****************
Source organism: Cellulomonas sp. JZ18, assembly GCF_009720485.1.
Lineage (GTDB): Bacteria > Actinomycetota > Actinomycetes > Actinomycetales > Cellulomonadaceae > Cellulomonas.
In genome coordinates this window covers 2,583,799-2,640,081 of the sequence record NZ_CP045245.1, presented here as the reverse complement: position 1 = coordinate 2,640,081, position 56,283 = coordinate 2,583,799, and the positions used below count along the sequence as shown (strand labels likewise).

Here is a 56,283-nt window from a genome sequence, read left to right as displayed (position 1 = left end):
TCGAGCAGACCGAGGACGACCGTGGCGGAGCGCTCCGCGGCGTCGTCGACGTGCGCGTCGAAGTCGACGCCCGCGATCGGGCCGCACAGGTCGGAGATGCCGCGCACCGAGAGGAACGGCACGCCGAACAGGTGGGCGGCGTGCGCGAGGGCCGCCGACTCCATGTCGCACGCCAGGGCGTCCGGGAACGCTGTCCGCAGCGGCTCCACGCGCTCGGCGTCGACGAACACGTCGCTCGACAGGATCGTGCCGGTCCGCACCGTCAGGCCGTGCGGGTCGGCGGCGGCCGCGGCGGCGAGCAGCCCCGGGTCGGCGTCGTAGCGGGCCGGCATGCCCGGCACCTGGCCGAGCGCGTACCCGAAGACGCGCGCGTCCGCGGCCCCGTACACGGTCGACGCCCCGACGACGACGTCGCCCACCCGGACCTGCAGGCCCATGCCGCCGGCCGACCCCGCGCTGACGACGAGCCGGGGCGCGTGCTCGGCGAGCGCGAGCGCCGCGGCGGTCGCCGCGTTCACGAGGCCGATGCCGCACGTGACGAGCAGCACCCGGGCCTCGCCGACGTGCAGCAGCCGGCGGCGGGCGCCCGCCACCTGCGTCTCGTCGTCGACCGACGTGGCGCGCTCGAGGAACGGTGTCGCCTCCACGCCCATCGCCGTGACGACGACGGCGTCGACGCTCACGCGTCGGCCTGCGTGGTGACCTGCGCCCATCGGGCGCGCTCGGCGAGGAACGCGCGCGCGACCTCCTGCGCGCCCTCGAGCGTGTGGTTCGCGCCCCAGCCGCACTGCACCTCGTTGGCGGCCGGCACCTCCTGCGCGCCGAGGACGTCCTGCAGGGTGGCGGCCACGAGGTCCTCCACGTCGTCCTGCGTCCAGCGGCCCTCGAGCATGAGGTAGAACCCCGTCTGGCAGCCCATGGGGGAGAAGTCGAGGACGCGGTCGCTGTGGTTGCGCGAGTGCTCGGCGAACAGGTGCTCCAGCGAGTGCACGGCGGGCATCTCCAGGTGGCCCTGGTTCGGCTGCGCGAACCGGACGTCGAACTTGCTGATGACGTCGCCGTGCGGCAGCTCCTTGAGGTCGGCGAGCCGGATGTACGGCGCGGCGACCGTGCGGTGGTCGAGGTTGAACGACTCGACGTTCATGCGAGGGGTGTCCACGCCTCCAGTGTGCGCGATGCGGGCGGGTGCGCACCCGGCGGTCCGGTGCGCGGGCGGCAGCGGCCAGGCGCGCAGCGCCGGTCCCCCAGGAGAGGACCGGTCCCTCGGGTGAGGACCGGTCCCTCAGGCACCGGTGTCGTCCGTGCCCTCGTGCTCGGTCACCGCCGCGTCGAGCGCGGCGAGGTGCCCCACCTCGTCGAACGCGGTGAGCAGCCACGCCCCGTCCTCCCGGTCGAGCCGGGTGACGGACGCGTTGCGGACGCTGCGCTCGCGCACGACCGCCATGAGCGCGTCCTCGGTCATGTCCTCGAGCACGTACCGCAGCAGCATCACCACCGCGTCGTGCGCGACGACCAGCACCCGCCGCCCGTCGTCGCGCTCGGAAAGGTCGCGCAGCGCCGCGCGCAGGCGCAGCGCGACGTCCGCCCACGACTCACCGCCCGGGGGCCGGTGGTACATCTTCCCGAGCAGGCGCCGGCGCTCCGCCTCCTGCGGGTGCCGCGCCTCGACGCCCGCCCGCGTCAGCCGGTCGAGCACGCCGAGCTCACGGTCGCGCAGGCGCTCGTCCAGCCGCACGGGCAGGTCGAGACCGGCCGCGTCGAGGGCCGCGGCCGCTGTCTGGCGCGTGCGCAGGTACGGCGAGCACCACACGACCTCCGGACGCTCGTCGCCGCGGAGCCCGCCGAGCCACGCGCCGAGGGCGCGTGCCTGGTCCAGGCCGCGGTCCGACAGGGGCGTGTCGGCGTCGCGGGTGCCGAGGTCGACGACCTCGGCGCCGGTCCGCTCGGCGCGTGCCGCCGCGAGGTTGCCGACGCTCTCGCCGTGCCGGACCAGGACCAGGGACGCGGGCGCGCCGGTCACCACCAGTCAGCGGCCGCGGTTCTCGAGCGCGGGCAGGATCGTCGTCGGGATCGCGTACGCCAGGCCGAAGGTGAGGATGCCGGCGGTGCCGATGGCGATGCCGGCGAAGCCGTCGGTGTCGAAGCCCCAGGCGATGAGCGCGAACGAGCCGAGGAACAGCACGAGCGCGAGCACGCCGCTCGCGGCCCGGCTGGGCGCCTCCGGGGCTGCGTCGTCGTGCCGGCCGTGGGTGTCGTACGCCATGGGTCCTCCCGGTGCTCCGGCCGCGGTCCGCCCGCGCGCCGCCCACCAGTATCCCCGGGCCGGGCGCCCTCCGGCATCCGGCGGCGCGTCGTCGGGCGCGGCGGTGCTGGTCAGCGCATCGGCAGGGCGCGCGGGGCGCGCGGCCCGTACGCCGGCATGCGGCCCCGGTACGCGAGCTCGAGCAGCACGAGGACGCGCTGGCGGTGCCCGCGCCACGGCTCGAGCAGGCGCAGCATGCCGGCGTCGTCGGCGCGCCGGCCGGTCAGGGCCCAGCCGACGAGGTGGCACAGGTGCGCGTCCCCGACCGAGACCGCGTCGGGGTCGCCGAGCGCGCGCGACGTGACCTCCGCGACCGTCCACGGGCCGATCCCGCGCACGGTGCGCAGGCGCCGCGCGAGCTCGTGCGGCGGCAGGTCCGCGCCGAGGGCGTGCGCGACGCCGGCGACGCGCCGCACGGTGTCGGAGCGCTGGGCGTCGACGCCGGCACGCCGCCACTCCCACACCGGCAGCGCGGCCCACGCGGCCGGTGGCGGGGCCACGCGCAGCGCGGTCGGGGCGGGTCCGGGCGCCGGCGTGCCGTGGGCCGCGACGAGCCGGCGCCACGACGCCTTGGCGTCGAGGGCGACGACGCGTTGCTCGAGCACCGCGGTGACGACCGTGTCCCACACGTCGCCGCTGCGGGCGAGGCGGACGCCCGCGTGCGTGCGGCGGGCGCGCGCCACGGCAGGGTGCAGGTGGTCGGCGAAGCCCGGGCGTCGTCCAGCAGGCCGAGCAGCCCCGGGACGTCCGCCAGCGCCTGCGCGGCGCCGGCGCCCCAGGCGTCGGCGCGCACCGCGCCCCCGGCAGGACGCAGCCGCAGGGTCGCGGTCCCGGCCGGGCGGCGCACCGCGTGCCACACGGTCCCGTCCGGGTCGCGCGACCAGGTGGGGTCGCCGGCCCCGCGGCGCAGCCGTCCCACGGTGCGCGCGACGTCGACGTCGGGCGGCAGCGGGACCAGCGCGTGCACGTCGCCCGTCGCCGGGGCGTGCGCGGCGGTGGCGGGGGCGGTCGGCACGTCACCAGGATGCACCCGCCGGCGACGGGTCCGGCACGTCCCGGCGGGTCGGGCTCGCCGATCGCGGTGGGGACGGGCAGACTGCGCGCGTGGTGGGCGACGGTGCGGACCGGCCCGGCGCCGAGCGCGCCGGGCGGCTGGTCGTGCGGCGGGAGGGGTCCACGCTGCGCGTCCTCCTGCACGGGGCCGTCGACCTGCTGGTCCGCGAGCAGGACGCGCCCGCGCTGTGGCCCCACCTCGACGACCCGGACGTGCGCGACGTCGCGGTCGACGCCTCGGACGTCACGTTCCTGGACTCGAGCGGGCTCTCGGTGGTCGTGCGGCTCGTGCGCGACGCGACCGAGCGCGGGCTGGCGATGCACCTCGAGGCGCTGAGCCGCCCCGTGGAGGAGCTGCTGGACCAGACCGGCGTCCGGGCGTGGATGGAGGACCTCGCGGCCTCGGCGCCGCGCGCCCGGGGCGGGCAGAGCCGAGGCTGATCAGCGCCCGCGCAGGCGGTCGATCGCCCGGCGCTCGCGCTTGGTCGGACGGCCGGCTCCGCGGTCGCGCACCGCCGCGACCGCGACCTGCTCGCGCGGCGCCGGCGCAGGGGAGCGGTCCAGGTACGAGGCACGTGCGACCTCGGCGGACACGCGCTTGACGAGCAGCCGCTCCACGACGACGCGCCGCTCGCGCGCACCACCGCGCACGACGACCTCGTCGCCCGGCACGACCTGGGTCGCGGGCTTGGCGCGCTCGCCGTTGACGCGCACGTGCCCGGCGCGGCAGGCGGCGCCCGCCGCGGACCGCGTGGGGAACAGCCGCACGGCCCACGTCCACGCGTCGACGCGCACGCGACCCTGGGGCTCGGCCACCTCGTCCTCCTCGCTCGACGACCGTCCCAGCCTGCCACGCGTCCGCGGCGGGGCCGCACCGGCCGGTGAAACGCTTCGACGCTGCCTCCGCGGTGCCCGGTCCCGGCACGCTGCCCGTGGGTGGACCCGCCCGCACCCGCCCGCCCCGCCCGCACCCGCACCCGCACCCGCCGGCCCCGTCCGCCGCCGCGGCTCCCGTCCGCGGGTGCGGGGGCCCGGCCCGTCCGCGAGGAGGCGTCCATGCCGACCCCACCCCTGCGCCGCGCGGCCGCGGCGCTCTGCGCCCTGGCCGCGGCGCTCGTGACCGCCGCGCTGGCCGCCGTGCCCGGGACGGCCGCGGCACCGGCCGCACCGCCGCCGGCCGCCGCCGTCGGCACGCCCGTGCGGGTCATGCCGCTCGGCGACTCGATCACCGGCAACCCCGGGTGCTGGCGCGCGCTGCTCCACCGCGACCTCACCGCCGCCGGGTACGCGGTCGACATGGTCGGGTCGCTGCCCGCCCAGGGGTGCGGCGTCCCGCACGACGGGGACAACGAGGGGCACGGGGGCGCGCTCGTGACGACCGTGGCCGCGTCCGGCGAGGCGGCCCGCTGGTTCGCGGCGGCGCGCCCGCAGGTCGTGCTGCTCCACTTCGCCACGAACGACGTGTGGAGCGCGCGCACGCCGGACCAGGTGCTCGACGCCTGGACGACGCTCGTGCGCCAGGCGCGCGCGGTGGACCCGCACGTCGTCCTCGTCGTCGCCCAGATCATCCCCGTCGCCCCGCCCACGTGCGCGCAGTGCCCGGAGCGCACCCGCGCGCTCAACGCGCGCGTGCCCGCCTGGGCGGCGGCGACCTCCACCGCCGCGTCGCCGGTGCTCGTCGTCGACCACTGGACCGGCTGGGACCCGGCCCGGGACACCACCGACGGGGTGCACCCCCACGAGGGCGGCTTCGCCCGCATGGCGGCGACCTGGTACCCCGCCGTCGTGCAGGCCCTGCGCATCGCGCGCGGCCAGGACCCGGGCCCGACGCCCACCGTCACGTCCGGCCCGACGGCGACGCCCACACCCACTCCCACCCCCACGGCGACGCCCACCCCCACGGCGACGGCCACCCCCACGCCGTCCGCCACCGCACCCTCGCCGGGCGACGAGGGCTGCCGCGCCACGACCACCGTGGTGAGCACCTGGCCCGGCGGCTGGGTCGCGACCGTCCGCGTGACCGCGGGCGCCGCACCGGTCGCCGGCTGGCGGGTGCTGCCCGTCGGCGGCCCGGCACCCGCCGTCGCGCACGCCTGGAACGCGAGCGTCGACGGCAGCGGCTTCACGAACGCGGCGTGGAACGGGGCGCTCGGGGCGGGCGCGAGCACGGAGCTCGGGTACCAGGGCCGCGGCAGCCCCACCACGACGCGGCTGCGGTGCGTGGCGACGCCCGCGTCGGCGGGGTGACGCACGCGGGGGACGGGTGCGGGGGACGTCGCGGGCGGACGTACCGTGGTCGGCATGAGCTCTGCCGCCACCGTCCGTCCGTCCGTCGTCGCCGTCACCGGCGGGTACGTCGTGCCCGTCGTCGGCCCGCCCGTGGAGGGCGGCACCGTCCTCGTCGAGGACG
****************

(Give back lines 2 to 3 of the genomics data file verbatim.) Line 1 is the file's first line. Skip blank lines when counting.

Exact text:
Lineage (GTDB): Bacteria > Actinomycetota > Actinomycetes > Actinomycetales > Cellulomonadaceae > Cellulomonas.
In genome coordinates this window covers 2,583,799-2,640,081 of the sequence record NZ_CP045245.1, presented here as the reverse complement: position 1 = coordinate 2,640,081, position 56,283 = coordinate 2,583,799, and the positions used below count along the sequence as shown (strand labels likewise).